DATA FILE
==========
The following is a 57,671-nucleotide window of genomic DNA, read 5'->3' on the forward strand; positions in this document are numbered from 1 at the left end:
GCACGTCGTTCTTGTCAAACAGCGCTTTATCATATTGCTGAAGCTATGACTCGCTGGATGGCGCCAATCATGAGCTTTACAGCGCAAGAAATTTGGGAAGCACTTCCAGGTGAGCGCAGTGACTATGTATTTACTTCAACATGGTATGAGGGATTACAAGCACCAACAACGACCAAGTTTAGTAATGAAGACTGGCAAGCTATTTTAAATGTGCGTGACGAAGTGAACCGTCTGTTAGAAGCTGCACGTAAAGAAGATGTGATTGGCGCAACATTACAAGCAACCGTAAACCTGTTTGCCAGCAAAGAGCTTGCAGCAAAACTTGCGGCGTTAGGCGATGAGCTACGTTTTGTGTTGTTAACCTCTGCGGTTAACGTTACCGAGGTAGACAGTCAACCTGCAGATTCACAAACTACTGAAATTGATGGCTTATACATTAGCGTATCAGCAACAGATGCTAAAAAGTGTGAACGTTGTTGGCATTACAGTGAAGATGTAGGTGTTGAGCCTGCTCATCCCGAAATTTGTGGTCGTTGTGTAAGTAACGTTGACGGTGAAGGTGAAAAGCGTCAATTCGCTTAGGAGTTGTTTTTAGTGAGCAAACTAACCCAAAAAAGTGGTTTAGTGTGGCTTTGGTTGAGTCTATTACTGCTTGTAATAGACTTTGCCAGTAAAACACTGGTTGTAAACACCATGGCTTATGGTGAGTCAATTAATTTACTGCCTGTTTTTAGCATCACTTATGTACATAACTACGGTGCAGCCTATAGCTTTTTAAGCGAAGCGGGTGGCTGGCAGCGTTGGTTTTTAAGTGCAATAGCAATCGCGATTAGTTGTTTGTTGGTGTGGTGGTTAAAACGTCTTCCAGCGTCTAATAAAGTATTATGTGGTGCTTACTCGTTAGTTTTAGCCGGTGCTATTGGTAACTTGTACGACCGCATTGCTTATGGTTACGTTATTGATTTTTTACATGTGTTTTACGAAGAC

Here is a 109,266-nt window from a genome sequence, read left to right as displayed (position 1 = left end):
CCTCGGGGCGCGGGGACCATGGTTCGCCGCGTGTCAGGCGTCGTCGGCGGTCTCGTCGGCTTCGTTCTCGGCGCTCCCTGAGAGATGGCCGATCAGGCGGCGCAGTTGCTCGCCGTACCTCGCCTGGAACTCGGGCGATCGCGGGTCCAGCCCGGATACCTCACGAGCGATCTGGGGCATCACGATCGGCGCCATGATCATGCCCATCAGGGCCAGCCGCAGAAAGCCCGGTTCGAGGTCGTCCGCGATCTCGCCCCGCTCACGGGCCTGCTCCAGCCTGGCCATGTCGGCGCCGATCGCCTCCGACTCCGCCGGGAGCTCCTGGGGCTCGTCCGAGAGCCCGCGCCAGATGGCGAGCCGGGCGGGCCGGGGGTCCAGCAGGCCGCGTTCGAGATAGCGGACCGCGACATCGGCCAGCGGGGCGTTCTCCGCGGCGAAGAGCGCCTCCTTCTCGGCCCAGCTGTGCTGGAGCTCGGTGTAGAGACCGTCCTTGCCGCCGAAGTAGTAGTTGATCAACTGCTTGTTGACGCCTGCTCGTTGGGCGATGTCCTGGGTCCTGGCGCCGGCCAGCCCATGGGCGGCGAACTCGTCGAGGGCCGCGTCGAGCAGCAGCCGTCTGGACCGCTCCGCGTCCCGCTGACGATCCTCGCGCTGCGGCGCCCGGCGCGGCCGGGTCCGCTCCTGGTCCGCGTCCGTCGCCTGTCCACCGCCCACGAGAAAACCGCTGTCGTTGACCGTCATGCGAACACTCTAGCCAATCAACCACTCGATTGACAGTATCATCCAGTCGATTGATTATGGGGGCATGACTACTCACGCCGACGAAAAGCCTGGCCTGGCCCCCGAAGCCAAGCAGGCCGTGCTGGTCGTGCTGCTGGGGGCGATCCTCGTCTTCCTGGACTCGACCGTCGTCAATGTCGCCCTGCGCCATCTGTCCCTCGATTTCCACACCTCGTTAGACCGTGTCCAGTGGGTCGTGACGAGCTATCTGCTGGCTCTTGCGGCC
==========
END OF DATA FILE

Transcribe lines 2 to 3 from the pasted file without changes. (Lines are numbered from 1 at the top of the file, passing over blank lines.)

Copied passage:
GCACGTCGTTCTTGTCAAACAGCGCTTTATCATATTGCTGAAGCTATGACTCGCTGGATGGCGCCAATCATGAGCTTTACAGCGCAAGAAATTTGGGAAGCACTTCCAGGTGAGCGCAGTGACTATGTATTTACTTCAACATGGTATGAGGGATTACAAGCACCAACAACGACCAAGTTTAGTAATGAAGACTGGCAAGCTATTTTAAATGTGCGTGACGAAGTGAACCGTCTGTTAGAAGCTGCACGTAAAGAAGATGTGATTGGCGCAACATTACAAGCAACCGTAAACCTGTTTGCCAGCAAAGAGCTTGCAGCAAAACTTGCGGCGTTAGGCGATGAGCTACGTTTTGTGTTGTTAACCTCTGCGGTTAACGTTACCGAGGTAGACAGTCAACCTGCAGATTCACAAACTACTGAAATTGATGGCTTATACATTAGCGTATCAGCAACAGATGCTAAAAAGTGTGAACGTTGTTGGCATTACAGTGAAGATGTAGGTGTTGAGCCTGCTCATCCCGAAATTTGTGGTCGTTGTGTAAGTAACGTTGACGGTGAAGGTGAAAAGCGTCAATTCGCTTAGGAGTTGTTTTTAGTGAGCAAACTAACCCAAAAAAGTGGTTTAGTGTGGCTTTGGTTGAGTCTATTACTGCTTGTAATAGACTTTGCCAGTAAAACACTGGTTGTAAACACCATGGCTTATGGTGAGTCAATTAATTTACTGCCTGTTTTTAGCATCACTTATGTACATAACTACGGTGCAGCCTATAGCTTTTTAAGCGAAGCGGGTGGCTGGCAGCGTTGGTTTTTAAGTGCAATAGCAATCGCGATTAGTTGTTTGTTGGTGTGGTGGTTAAAACGTCTTCCAGCGTCTAATAAAGTATTATGTGGTGCTTACTCGTTAGTTTTAGCCGGTGCTATTGGTAACTTGTACGACCGCATTGCTTATGGTTACGTTATTGATTTTTTACATGTGTTTTACGAAGAC

Here is a 109,266-nt window from a genome sequence, read left to right as displayed (position 1 = left end):